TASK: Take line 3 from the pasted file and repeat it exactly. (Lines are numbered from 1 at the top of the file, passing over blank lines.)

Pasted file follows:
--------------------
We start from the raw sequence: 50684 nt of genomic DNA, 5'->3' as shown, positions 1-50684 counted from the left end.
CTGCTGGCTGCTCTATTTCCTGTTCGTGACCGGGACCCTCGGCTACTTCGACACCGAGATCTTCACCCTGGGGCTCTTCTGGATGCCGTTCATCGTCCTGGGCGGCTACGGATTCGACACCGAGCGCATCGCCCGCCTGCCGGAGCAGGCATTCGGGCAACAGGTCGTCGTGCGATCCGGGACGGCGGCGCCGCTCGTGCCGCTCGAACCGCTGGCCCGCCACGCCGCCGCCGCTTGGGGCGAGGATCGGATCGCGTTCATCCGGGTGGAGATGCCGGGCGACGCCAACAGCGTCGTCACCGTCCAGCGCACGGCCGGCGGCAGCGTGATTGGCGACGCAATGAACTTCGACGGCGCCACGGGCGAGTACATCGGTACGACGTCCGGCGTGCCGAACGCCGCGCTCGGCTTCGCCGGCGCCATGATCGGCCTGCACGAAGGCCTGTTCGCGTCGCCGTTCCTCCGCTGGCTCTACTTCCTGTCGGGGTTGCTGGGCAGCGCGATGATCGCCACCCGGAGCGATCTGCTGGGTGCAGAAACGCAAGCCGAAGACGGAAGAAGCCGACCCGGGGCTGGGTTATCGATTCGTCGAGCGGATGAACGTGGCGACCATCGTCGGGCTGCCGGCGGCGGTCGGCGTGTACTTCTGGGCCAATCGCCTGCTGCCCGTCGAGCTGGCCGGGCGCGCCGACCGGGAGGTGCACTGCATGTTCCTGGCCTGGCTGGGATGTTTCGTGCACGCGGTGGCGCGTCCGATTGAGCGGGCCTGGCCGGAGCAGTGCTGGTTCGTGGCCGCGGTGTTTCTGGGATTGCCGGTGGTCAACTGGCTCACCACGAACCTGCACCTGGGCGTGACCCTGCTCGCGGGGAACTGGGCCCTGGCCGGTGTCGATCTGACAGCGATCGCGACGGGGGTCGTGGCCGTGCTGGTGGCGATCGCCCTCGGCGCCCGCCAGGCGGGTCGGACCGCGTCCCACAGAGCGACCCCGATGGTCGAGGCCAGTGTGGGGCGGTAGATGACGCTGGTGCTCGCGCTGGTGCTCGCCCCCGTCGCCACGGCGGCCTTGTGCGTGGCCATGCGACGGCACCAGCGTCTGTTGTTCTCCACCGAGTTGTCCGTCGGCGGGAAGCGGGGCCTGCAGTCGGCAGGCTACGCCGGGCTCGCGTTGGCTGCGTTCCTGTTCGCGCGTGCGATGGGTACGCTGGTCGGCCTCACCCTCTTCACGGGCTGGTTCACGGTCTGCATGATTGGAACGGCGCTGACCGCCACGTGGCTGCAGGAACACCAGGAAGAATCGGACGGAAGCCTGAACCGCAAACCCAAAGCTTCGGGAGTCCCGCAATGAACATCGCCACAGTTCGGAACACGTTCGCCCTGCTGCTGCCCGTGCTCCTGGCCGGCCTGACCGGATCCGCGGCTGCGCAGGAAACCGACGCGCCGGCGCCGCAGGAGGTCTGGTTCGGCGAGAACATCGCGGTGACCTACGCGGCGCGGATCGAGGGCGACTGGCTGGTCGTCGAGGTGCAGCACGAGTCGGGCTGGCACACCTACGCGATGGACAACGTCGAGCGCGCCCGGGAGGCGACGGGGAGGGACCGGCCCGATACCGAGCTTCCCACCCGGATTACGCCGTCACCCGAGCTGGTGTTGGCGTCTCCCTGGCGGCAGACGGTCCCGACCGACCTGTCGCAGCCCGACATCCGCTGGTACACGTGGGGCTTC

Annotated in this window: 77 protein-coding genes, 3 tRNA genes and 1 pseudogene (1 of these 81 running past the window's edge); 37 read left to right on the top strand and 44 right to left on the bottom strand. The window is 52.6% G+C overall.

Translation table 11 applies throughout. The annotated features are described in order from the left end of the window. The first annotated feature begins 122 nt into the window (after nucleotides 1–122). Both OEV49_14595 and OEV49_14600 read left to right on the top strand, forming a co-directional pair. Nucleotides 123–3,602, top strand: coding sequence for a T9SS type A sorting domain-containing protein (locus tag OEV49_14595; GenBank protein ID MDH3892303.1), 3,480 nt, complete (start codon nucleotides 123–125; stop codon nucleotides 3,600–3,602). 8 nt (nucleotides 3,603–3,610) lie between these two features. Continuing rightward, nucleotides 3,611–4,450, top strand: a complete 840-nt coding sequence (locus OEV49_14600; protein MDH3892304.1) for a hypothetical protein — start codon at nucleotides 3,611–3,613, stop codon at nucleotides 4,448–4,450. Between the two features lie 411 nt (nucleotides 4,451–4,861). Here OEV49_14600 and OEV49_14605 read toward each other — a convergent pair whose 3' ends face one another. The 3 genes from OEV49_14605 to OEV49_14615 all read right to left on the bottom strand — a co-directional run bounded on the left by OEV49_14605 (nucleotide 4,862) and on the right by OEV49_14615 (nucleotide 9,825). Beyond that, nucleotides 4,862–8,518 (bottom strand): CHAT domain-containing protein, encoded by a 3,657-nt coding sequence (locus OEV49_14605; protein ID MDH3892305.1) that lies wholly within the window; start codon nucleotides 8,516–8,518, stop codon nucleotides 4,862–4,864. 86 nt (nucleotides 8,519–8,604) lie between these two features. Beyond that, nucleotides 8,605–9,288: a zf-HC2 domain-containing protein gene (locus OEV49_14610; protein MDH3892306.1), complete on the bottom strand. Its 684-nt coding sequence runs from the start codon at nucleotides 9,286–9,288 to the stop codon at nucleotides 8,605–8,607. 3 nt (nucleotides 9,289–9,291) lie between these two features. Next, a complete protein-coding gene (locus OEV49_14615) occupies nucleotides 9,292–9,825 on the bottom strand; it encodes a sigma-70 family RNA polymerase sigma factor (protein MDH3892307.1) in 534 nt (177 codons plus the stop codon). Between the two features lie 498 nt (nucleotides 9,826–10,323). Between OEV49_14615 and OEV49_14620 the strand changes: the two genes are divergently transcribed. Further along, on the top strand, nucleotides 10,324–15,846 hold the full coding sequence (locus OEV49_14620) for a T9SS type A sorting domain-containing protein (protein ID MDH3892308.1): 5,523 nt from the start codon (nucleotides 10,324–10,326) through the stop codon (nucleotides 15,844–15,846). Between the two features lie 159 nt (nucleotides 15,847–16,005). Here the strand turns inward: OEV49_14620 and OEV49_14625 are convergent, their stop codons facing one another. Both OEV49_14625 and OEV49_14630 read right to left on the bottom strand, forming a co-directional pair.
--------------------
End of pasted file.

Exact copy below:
Annotated in this window: 77 protein-coding genes, 3 tRNA genes and 1 pseudogene (1 of these 81 running past the window's edge); 37 read left to right on the top strand and 44 right to left on the bottom strand. The window is 52.6% G+C overall.